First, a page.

henrymakow.com – May 7, 2017
All the combatants in WW2 had agreed not to use chemical weapons. However the Allies had contingency plans as seen when the Nazis bombed a shipment of US mustard gas in the Italian port of Bari in Dec. 1943 with devastating effect on US sailors.
by John Hamer — (henrymakow.com)
At the outbreak of World War Two, both sides had poisonous gas shells. However, the pre-emptive use of chemicals in warfare was strictly forbidden by Hitler and any retaliatory action required Hitler’s approval. In fact, he vetoed several proposals by his Generals to use poisonous gas on the Eastern front.
The first instance of the use of chemical weapons in WW2 occurred on 8th September 1939 in Southern Poland. The Polish army used a chemical bomb on a battalion of German engineers attempting to bridge the River Jasiolka. The bomb exploded, seriously wounding twelve and killing two. A subsequent investigation into the incident revealed that the bomb was manufactured in England.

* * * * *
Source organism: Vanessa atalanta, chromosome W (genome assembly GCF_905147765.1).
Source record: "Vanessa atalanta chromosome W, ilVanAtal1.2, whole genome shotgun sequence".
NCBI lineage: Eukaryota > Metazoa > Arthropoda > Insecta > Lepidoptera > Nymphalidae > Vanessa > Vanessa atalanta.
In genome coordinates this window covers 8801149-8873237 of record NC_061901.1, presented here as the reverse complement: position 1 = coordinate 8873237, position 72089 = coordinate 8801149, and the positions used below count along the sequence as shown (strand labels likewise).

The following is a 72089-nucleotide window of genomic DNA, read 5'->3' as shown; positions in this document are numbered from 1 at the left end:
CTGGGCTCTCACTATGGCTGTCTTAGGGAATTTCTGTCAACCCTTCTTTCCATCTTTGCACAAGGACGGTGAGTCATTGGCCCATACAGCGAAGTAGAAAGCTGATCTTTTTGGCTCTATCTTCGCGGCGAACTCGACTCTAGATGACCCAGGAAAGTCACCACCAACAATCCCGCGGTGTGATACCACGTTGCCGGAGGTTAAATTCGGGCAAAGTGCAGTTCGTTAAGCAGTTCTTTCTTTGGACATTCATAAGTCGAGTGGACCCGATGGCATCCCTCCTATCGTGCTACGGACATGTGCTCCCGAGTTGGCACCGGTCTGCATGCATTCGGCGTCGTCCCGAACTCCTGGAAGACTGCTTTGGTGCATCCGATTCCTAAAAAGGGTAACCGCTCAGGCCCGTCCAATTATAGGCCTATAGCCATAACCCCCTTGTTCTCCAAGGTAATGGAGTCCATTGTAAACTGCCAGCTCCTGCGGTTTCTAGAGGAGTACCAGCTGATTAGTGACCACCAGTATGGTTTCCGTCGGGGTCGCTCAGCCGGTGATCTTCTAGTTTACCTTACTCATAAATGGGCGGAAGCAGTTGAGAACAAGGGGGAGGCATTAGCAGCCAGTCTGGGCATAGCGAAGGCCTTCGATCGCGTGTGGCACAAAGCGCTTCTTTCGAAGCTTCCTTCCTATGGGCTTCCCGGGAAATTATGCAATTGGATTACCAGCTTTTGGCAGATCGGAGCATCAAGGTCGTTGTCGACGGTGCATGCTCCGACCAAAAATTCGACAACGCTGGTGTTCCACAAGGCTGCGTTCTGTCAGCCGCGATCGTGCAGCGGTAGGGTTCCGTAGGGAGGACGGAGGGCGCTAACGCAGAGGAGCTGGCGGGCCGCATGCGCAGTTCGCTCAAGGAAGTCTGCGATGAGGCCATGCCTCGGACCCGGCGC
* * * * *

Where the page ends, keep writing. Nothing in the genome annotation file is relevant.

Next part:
By 1940, England had determined that they would use chemicals should the Germans invade. In June 1940, Winston Churchill ordered General Ismay to prepare for the use of chemicals against German forces. In April 1942, Churchill offered Stalin 1000 tonnes of Mustard Gas. However, Stalin declined and instead requested 5000 tonnes of chlorine with which he intended to use to produce his own chemical weapons.
On 10th May 1942 Churchill claimed in a radio speech, without any evidence, that the reason for Germany’s rapid advances in Russia were due to chemical weapons. He added, “We know the Huns, which is the reason why we are building up our storage of chemical weapons. I would say that should Germany again attack our ally Russia with more chemical weapons, then we will start using gas in our attacks on German cities and towns.”